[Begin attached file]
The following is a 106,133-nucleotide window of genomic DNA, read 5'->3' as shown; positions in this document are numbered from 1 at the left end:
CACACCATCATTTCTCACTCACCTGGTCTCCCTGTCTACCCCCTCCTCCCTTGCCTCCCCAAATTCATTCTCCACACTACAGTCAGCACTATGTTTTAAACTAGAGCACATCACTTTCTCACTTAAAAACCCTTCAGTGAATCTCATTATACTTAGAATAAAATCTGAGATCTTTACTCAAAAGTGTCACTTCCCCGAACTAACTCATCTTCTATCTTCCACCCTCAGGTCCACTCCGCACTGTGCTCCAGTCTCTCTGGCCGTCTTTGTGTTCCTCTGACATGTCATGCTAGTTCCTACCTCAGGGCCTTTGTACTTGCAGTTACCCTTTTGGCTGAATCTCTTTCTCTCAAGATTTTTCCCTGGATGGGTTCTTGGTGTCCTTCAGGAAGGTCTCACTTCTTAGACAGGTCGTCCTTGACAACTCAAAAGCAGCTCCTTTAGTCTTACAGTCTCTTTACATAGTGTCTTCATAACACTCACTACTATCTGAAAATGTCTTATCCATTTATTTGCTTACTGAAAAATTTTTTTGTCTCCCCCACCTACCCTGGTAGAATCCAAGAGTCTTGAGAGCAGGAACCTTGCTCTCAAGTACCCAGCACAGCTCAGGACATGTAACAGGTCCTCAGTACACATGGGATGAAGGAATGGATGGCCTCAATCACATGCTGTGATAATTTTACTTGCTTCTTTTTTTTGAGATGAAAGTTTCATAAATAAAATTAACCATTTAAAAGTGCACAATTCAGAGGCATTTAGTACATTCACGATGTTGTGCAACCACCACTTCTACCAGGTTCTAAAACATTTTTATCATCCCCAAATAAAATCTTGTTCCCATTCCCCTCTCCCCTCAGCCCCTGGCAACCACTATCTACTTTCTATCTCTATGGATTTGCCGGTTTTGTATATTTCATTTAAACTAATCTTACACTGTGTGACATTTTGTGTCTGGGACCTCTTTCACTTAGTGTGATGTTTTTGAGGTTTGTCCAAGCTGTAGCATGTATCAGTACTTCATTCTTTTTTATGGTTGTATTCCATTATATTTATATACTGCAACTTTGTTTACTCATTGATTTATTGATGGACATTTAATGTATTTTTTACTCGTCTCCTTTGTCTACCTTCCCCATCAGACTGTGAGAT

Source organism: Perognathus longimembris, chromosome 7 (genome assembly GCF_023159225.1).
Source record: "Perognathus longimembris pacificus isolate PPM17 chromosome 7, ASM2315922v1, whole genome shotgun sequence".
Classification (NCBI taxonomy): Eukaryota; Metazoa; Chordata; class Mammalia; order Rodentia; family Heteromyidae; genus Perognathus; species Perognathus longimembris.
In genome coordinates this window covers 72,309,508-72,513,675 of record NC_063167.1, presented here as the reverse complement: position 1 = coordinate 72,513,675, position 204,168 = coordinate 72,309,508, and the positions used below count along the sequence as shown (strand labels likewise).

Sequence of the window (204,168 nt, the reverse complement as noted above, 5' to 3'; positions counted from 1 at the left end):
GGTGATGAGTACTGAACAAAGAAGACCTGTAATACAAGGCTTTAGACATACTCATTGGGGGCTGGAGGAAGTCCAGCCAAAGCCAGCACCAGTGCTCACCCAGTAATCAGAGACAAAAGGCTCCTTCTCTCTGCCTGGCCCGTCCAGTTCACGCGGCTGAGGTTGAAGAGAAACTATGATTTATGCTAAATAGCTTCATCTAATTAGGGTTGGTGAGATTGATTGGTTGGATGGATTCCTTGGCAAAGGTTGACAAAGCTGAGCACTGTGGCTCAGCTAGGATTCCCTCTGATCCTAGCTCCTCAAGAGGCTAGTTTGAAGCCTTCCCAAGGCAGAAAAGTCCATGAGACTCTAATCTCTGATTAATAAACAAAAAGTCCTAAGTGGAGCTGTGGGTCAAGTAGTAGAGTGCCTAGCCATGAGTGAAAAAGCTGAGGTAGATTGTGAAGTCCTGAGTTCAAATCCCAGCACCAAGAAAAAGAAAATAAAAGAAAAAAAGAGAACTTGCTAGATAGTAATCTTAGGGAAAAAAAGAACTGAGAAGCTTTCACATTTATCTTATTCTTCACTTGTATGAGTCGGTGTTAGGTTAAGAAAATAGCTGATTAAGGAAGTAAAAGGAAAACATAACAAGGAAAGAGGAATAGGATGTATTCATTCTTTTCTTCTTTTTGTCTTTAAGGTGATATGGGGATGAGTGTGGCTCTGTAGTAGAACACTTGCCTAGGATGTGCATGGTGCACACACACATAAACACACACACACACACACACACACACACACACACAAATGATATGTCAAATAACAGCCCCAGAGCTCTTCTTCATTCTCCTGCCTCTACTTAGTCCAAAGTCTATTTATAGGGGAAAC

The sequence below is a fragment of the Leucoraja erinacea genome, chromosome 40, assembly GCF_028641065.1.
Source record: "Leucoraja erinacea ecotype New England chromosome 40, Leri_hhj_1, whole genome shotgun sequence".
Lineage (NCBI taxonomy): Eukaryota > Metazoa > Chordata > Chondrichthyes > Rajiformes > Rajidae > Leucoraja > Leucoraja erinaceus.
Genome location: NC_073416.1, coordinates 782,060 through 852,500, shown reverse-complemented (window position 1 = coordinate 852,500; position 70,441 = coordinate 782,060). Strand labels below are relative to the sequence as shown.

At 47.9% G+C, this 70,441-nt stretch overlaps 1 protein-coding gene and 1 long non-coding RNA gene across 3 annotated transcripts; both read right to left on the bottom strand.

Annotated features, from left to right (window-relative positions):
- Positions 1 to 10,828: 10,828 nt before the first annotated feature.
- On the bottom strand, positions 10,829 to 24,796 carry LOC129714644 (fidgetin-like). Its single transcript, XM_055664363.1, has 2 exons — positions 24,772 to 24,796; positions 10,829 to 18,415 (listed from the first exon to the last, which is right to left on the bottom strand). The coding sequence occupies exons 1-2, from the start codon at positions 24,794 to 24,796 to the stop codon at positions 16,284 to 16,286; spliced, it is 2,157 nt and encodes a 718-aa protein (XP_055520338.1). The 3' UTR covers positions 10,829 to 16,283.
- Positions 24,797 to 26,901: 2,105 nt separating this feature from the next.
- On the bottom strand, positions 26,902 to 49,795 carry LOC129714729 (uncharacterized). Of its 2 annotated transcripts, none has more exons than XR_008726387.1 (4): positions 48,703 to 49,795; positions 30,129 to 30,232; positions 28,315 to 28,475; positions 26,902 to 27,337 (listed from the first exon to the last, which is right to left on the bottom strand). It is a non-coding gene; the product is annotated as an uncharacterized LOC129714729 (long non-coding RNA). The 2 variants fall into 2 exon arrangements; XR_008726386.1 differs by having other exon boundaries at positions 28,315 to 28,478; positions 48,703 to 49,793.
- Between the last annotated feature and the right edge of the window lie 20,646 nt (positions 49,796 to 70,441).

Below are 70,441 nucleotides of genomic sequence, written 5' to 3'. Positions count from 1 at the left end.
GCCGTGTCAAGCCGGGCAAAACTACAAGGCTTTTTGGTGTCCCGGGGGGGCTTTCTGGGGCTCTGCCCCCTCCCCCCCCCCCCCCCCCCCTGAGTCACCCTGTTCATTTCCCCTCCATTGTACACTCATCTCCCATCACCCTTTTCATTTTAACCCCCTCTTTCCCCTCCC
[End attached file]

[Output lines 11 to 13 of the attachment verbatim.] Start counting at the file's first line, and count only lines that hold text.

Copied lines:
Lineage (NCBI taxonomy): Eukaryota > Metazoa > Chordata > Chondrichthyes > Rajiformes > Rajidae > Leucoraja > Leucoraja erinaceus.
Genome location: NC_073416.1, coordinates 782,060 through 852,500, shown reverse-complemented (window position 1 = coordinate 852,500; position 70,441 = coordinate 782,060). Strand labels below are relative to the sequence as shown.

At 47.9% G+C, this 70,441-nt stretch overlaps 1 protein-coding gene and 1 long non-coding RNA gene across 3 annotated transcripts; both read right to left on the bottom strand.